Tonight begins the Jewish festival, the seven days of Sukkot—celebrated by dwelling in the sukkah, taking the Four Kinds, and rejoicing, and followed by Simchat Torah.
What are the four kinds? A palm branch (lulav), two willows (aravot), a minimum of three myrtles (hadassim) and one citron (etrog). The first three kinds are neatly bundled together.
Sukkot—when we expose ourselves to the elements in greenery-covered huts—commemorates G‑d sheltering our ancestors as they traveled from Egypt to the Promised Land. The Four Kinds express our unity and our belief in G‑d’s omnipresence. Coming after the solemn High Holidays, it is a time of joy and happiness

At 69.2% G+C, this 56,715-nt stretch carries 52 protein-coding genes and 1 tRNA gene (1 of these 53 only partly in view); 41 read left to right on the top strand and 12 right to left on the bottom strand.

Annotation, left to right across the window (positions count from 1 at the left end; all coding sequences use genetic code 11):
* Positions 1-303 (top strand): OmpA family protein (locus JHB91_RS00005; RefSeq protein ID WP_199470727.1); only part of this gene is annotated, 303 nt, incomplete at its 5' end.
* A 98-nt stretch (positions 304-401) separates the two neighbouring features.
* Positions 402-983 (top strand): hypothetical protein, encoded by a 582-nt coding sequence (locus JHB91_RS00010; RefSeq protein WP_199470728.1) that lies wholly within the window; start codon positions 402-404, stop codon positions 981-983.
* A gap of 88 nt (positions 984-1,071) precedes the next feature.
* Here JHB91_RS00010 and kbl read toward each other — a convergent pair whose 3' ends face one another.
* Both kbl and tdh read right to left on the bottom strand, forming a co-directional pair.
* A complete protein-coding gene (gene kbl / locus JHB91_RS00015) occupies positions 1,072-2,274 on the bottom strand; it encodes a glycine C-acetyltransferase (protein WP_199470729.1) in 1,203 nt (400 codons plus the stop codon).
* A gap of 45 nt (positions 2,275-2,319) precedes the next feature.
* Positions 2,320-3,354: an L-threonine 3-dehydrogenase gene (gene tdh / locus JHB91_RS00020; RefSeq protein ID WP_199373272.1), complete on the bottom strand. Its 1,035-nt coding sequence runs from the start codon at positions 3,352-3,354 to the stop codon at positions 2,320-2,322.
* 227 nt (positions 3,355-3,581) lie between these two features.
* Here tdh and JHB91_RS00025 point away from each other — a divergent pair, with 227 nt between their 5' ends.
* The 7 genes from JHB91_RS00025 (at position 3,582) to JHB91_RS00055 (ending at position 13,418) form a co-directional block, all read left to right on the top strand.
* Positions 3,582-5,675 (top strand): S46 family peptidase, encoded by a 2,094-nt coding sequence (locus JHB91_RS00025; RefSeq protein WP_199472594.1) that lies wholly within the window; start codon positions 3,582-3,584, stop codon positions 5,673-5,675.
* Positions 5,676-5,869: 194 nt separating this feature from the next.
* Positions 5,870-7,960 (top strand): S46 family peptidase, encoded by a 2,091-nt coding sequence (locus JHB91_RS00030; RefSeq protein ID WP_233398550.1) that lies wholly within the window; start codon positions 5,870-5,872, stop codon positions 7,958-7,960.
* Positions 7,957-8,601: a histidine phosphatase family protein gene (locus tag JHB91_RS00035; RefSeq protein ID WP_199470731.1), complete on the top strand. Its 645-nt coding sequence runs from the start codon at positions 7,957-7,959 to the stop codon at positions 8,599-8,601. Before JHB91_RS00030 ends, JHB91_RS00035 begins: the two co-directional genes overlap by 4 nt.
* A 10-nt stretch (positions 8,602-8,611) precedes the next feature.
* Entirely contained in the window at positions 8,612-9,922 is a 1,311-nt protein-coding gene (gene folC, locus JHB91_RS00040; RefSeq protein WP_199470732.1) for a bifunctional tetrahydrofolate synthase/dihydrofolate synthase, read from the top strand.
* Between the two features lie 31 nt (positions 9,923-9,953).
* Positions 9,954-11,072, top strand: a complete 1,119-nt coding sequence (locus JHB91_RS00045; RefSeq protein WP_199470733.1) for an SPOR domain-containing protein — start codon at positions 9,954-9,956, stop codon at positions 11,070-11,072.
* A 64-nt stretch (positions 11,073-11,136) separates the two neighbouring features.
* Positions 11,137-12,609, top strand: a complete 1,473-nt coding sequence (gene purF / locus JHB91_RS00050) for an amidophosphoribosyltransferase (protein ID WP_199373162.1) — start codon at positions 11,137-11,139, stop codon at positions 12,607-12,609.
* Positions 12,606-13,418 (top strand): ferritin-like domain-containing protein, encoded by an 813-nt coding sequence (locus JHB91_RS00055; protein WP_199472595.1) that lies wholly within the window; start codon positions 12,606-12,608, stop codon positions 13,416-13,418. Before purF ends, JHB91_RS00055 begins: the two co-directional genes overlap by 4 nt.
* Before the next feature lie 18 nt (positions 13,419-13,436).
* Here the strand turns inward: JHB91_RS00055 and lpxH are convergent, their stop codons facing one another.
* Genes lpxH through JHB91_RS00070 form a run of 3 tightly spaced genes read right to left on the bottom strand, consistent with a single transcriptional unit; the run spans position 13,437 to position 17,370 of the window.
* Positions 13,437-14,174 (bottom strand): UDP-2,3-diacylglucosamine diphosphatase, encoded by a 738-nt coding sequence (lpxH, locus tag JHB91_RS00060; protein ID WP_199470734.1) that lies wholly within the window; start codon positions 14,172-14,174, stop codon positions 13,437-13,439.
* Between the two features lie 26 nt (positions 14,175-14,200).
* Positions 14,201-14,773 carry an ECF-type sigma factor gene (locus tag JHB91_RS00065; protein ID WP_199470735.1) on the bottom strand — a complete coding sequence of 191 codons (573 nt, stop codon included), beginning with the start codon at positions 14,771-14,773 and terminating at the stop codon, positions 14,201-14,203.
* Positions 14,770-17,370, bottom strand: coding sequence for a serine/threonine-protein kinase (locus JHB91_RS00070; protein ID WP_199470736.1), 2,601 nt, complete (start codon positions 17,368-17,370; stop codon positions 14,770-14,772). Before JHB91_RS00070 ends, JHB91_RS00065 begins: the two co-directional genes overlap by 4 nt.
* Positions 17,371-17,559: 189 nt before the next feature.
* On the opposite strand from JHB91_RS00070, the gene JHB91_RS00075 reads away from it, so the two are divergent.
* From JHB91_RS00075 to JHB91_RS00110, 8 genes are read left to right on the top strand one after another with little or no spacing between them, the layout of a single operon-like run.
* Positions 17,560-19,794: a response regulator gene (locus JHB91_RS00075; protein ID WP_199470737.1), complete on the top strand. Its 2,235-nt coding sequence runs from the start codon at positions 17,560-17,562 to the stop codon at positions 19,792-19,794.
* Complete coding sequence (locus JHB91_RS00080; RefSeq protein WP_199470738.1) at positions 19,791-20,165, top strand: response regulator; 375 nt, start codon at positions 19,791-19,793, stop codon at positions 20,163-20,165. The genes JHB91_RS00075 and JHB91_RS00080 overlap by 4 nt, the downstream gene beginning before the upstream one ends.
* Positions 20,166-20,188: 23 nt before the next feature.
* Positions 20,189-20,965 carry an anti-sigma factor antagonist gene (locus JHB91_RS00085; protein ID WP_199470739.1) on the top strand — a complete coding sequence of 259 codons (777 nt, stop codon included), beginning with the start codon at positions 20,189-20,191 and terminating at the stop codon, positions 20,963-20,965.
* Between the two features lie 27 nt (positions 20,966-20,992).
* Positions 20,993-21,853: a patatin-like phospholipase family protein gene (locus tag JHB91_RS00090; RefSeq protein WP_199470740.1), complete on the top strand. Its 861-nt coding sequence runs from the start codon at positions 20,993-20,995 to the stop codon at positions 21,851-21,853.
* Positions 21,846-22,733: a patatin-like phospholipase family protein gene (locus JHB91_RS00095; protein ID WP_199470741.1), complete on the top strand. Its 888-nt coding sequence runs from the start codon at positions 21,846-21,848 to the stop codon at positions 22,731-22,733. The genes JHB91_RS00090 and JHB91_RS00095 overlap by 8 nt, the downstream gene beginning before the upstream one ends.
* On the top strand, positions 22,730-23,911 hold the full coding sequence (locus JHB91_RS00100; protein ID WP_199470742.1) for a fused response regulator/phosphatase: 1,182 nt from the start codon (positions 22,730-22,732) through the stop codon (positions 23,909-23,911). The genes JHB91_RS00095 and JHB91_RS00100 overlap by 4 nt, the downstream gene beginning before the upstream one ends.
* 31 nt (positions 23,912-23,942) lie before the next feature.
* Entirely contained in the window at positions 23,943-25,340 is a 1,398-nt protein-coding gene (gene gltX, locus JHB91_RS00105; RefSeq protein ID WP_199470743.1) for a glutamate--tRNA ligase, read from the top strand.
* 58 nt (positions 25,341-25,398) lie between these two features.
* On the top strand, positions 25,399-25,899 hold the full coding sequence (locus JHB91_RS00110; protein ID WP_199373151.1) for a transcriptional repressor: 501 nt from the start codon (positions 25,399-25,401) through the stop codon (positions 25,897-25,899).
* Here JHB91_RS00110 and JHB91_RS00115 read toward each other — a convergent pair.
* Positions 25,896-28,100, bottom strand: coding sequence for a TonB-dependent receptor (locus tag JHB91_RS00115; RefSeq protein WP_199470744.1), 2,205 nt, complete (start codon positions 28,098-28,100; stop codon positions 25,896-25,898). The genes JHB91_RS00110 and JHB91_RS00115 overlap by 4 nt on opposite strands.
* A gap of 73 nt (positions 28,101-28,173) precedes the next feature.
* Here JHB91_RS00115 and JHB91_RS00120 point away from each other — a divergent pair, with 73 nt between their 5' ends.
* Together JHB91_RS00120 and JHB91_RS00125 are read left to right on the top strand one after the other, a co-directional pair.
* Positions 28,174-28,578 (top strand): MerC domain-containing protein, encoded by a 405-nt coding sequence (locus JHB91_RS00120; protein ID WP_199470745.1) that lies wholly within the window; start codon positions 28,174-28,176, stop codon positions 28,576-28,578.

The first two days (or one day in Israel) are yom tov, when work is forbidden, candles are lit in the evening, and festive meals are preceded with Kiddush and contain challah dipped in honey. The remainder of the days are quasi holidays, known as chol hamoed. We dwell in the sukkah and take the Four Kinds every day (except for Shabbat, when we do not take the Four Kinds).